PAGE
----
I have a tendency to identify too heavily with people on television and in films, which is one of the reasons I find media so compelling as well as one of the reasons I can’t watch embarrassment-based comedy. But I think if I went through such an experience of stress and striving – all in the aspirant desire to do something as astonishing and meaningful an experience as a space mission – I’d be devastated by the idea that it had all been a set-up. As a friend of mine said, the experience would be like one of those sudden context shifts that’s so disorientating and fascinating when suddenly realise where you are having been lost in a strange city, except that afterwards you’d go catatonic and never trust anyone ever again.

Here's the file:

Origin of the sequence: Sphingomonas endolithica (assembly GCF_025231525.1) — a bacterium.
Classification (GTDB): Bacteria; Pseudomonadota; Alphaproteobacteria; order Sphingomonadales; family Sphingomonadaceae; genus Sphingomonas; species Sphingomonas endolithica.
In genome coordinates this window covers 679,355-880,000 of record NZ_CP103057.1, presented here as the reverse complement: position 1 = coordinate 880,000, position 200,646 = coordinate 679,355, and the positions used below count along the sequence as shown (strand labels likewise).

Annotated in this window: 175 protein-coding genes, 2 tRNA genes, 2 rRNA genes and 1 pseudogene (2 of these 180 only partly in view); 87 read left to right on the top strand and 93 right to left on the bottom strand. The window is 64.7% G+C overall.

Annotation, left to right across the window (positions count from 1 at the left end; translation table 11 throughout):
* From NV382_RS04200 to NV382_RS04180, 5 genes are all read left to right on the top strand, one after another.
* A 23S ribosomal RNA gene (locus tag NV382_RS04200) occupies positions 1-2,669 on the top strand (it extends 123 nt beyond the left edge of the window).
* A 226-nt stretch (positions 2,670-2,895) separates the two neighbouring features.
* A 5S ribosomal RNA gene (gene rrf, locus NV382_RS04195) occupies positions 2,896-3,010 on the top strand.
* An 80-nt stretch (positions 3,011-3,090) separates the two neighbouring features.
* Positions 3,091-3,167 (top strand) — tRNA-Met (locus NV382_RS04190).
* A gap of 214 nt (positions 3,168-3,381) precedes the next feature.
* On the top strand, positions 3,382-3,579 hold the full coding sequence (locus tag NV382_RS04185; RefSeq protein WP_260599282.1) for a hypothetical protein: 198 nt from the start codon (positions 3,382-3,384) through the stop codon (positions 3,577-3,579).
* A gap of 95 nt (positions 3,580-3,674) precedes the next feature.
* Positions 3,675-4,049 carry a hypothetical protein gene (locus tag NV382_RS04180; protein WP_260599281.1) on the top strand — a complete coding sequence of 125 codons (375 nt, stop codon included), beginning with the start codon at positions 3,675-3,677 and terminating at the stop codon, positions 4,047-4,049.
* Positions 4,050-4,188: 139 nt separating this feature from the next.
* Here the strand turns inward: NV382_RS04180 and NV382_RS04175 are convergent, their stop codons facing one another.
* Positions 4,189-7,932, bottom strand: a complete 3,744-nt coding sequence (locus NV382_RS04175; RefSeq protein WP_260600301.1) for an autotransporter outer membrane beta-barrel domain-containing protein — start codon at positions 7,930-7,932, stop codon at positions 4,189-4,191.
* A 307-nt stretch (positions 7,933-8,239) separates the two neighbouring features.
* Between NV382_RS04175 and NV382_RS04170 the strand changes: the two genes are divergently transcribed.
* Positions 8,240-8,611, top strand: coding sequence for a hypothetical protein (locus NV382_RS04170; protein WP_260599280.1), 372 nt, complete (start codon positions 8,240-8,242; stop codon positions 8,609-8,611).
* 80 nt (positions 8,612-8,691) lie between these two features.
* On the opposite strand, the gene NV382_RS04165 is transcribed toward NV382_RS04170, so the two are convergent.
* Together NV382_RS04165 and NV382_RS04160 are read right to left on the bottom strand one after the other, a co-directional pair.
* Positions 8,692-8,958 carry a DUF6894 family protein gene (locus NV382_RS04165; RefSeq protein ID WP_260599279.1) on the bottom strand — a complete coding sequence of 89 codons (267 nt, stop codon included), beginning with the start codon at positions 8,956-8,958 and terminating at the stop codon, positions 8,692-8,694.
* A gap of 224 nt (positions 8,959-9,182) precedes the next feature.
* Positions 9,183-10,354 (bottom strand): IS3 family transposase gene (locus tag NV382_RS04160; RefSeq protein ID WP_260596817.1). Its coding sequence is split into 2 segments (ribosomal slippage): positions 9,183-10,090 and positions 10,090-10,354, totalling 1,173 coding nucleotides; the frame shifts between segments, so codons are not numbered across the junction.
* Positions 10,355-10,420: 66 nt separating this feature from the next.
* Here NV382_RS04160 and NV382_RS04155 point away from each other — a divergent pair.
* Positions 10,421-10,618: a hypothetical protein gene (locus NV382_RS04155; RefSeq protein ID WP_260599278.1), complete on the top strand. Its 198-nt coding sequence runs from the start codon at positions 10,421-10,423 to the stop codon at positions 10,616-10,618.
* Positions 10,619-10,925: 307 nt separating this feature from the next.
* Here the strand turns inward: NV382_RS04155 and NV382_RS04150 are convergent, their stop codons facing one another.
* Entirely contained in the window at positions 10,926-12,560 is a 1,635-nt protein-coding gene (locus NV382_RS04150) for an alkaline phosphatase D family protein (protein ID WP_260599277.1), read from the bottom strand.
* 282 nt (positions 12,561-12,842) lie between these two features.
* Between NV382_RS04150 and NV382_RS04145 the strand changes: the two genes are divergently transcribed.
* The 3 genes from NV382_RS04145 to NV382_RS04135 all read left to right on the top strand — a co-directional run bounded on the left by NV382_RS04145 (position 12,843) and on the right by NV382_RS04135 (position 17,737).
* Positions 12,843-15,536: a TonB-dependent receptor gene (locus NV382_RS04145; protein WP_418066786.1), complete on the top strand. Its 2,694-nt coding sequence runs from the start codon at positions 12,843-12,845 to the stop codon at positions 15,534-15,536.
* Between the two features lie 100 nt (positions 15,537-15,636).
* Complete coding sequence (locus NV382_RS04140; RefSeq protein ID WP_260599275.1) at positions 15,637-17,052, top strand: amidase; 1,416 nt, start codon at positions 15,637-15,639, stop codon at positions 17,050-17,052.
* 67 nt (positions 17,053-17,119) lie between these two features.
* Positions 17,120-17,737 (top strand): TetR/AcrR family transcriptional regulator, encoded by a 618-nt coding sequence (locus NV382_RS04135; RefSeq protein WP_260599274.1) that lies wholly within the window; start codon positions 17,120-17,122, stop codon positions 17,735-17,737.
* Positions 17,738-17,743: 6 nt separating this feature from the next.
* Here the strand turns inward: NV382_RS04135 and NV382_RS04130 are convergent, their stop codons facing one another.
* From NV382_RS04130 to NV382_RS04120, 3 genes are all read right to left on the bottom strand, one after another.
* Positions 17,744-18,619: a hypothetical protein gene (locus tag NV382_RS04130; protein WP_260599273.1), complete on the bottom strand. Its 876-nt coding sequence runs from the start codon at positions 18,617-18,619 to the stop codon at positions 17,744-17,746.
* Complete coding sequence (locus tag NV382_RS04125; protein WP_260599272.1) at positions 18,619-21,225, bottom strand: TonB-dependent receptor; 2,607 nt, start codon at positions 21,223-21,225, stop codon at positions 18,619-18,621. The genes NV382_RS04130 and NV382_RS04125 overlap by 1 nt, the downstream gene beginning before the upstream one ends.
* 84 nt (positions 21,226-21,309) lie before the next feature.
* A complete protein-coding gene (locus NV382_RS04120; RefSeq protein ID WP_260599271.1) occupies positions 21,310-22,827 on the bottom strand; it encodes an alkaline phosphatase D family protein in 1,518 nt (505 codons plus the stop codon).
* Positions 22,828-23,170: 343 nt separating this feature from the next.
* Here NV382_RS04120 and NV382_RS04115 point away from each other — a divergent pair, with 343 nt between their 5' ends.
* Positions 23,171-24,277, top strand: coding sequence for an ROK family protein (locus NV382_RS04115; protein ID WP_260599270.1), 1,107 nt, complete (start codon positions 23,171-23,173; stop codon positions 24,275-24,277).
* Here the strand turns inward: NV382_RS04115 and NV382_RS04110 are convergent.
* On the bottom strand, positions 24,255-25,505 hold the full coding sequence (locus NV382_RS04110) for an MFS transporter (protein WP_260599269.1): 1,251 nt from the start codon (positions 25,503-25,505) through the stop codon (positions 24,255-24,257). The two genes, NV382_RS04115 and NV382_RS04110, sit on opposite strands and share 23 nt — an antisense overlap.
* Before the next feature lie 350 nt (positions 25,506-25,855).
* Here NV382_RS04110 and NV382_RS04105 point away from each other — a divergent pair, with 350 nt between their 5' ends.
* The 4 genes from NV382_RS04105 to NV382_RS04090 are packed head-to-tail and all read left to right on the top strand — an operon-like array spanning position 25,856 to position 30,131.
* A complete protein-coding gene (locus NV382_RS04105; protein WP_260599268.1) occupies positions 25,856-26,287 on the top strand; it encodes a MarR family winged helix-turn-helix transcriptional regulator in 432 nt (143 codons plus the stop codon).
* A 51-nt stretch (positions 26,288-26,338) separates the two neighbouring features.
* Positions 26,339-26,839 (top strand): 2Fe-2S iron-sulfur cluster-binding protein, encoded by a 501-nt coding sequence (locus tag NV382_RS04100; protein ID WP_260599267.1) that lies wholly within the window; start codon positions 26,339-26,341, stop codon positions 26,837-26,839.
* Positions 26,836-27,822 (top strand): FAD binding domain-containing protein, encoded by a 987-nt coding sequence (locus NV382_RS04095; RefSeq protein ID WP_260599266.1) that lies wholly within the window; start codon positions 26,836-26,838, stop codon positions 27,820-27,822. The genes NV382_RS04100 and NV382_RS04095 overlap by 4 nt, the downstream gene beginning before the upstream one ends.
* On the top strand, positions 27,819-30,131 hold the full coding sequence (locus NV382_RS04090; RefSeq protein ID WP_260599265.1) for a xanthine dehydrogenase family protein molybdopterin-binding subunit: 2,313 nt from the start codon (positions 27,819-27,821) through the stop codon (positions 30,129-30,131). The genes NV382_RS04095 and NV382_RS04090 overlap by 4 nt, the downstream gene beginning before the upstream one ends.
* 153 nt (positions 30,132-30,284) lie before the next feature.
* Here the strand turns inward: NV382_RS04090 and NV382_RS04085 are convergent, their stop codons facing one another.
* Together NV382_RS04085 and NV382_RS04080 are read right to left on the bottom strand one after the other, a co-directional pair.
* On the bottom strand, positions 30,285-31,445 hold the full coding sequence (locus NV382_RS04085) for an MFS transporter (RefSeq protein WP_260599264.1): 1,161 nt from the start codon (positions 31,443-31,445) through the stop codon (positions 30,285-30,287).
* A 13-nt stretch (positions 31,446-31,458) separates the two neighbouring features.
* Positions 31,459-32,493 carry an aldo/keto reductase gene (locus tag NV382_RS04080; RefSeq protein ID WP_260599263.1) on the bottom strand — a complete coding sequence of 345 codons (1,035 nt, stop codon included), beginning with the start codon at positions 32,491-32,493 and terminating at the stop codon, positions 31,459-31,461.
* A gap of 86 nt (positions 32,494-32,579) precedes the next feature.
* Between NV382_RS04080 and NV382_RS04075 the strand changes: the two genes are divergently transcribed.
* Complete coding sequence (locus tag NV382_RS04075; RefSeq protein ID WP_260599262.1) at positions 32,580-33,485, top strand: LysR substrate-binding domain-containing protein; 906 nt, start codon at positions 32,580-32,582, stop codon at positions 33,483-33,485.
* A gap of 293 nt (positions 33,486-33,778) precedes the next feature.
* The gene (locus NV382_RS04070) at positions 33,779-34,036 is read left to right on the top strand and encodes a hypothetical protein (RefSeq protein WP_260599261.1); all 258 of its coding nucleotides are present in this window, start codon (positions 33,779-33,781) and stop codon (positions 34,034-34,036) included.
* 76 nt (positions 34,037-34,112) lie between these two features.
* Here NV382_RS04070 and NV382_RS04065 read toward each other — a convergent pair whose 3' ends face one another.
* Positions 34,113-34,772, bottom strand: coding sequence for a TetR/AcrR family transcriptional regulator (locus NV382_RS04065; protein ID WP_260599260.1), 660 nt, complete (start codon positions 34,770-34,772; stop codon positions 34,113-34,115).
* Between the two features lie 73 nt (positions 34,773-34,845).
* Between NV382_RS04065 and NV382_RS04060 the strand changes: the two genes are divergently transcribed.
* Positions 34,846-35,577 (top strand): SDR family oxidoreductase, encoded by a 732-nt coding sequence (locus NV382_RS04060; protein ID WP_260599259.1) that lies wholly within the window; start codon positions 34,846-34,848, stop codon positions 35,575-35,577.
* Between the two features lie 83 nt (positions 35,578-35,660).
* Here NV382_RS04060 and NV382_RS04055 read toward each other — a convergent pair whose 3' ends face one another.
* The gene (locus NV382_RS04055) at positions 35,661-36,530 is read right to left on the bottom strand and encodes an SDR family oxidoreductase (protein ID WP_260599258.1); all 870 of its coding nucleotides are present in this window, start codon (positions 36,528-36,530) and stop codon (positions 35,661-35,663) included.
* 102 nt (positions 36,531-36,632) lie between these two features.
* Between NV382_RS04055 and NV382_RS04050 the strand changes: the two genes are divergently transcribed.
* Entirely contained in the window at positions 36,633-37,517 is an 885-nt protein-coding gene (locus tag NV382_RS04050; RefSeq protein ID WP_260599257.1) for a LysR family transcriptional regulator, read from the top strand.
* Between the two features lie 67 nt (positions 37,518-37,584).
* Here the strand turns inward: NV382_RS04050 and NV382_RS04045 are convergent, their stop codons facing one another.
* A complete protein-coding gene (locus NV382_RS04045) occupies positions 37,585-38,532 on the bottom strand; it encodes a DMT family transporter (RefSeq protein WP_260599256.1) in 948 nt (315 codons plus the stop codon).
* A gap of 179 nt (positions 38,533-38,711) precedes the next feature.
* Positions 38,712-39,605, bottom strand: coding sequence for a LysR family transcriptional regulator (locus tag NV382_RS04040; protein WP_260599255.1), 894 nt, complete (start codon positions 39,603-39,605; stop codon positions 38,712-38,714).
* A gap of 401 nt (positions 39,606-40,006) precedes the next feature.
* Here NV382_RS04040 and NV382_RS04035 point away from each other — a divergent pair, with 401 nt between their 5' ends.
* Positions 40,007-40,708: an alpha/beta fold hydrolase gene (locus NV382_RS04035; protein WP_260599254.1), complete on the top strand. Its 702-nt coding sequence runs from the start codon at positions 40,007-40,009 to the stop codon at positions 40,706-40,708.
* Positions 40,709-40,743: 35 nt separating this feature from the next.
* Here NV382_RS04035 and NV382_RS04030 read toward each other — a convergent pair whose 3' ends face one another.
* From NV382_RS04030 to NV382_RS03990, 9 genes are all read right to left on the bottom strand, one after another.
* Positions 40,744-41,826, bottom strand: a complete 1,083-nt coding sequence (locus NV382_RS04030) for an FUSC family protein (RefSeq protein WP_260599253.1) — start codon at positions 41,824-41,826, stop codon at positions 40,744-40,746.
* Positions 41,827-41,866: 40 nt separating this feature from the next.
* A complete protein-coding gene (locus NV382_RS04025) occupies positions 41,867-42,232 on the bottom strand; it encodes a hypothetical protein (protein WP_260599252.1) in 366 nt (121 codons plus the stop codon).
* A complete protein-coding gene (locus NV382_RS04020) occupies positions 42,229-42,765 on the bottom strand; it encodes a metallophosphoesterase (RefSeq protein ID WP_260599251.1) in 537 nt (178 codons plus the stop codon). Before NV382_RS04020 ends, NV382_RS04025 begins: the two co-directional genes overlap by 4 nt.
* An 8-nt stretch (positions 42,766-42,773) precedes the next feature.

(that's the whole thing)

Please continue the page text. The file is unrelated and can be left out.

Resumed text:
And as if that wasn’t bad enough, they’ve specifically gone after people who are prone to suggestion – which seems to me like actively taking advantage of the good nature and innocence of people – in order to ridicule and humiliate them in front of the nation. The idea of a cynical media hack celebrity consoling a contestant devastated by the revelation by the idea that at least now they’ll be on the cover of Heat magazine… God the whole thing makes me almost physical nauseous.

Who knows. I might be wrong – the whole enterprise might be in the best possible taste and all the people involved might not be permanently emotionally crippled by the idea that they could have such an experience pulled out from underneath them by monstrous inhuman cynics out to make a quick buck from advertising revenues. I’ll probably watch an episode or two before condemning the whole enterprise out of hand. But I’ve found the concept alone profoundly disturbing and a significant and unpleasant shift from Big Brother towards something much much darker and malevolent.